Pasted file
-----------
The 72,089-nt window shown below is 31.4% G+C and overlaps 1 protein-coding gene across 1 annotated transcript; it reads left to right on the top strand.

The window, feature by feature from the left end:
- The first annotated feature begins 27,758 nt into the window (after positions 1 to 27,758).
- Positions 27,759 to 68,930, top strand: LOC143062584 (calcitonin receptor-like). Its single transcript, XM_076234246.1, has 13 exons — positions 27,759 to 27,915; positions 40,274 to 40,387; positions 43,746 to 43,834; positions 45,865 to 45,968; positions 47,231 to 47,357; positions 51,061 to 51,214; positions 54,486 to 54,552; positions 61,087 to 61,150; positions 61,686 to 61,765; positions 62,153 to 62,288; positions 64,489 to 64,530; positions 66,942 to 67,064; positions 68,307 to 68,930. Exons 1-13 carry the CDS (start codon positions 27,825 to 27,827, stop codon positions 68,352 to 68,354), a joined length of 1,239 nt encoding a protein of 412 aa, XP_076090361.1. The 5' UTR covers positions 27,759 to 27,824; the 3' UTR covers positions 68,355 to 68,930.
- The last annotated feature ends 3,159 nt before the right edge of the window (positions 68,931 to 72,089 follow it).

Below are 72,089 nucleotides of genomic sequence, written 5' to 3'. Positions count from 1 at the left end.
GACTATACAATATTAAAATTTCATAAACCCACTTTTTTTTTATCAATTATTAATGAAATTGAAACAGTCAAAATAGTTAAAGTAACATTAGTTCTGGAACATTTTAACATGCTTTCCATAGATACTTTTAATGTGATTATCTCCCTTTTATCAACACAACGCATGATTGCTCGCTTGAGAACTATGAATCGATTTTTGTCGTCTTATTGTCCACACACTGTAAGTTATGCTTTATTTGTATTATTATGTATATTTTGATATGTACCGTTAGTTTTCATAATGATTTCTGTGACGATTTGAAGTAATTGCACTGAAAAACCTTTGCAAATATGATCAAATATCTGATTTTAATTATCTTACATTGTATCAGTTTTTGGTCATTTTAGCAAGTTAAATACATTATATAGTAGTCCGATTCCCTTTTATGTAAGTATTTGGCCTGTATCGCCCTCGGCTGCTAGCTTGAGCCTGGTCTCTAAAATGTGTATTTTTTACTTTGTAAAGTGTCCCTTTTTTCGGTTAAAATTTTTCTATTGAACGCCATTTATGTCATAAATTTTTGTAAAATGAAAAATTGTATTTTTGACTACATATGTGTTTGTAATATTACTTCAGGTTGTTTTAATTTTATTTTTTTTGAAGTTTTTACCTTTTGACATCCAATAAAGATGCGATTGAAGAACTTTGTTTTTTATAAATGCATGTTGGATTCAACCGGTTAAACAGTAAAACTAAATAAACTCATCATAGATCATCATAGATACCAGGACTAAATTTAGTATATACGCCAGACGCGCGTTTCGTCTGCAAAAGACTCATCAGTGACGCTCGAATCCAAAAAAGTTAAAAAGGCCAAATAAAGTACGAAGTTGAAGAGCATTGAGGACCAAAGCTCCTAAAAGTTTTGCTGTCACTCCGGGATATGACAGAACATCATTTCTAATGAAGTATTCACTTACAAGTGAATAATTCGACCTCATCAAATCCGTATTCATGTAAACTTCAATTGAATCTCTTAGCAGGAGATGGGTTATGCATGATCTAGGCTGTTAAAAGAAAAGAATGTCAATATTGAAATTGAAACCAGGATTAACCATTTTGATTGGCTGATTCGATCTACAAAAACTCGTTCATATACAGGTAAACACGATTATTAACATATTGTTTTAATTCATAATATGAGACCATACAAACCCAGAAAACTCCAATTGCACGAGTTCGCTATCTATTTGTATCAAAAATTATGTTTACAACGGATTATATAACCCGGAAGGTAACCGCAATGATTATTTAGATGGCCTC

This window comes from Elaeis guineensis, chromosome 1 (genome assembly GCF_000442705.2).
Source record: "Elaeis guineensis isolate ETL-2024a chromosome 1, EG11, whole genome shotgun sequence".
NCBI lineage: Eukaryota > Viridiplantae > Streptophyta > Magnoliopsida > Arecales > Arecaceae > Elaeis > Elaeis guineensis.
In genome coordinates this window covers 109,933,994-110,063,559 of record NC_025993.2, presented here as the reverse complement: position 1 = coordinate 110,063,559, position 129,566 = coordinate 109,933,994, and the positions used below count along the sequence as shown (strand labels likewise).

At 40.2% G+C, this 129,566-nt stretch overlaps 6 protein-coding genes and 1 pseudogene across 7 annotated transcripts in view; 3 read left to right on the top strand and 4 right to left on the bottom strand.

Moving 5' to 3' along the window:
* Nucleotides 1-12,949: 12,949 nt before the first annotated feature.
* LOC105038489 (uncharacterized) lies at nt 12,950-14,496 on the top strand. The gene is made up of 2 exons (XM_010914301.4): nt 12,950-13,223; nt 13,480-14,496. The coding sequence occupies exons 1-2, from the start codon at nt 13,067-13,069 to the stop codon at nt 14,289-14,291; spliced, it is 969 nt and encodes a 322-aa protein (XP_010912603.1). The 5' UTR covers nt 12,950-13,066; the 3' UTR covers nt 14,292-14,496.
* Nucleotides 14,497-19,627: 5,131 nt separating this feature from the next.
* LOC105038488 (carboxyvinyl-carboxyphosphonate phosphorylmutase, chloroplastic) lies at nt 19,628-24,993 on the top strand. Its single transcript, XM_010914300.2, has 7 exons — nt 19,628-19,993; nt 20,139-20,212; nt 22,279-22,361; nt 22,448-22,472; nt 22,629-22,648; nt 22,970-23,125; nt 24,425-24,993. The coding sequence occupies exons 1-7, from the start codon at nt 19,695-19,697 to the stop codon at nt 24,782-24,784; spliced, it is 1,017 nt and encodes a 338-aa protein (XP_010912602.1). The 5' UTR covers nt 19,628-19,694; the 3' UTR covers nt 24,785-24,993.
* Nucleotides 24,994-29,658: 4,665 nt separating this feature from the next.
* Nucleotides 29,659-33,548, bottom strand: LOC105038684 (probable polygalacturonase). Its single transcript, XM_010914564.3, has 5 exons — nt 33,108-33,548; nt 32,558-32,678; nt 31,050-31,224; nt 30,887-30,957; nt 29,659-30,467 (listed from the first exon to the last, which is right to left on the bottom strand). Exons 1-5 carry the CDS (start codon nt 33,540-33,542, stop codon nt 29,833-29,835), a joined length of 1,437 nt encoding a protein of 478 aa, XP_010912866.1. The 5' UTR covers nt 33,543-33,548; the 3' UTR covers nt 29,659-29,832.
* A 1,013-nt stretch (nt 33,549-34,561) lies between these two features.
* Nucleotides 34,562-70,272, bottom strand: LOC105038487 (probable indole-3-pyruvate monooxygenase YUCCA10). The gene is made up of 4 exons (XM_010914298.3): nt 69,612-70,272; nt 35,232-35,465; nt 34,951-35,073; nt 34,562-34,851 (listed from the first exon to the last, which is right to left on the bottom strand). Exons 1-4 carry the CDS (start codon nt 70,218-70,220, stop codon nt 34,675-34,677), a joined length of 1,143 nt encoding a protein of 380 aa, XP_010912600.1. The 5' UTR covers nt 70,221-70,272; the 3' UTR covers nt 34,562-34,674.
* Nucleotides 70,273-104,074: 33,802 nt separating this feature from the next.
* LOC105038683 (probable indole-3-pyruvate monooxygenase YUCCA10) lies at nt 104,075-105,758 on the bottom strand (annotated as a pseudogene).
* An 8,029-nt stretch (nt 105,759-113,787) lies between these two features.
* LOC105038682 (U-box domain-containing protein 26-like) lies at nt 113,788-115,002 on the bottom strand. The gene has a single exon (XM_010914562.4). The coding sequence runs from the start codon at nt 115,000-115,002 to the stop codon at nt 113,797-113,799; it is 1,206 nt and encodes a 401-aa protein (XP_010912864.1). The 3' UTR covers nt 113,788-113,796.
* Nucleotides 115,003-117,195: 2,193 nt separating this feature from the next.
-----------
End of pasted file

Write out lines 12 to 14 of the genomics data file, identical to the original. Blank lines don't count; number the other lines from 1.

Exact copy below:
At 40.2% G+C, this 129,566-nt stretch overlaps 6 protein-coding genes and 1 pseudogene across 7 annotated transcripts in view; 3 read left to right on the top strand and 4 right to left on the bottom strand.

Moving 5' to 3' along the window:
* Nucleotides 1-12,949: 12,949 nt before the first annotated feature.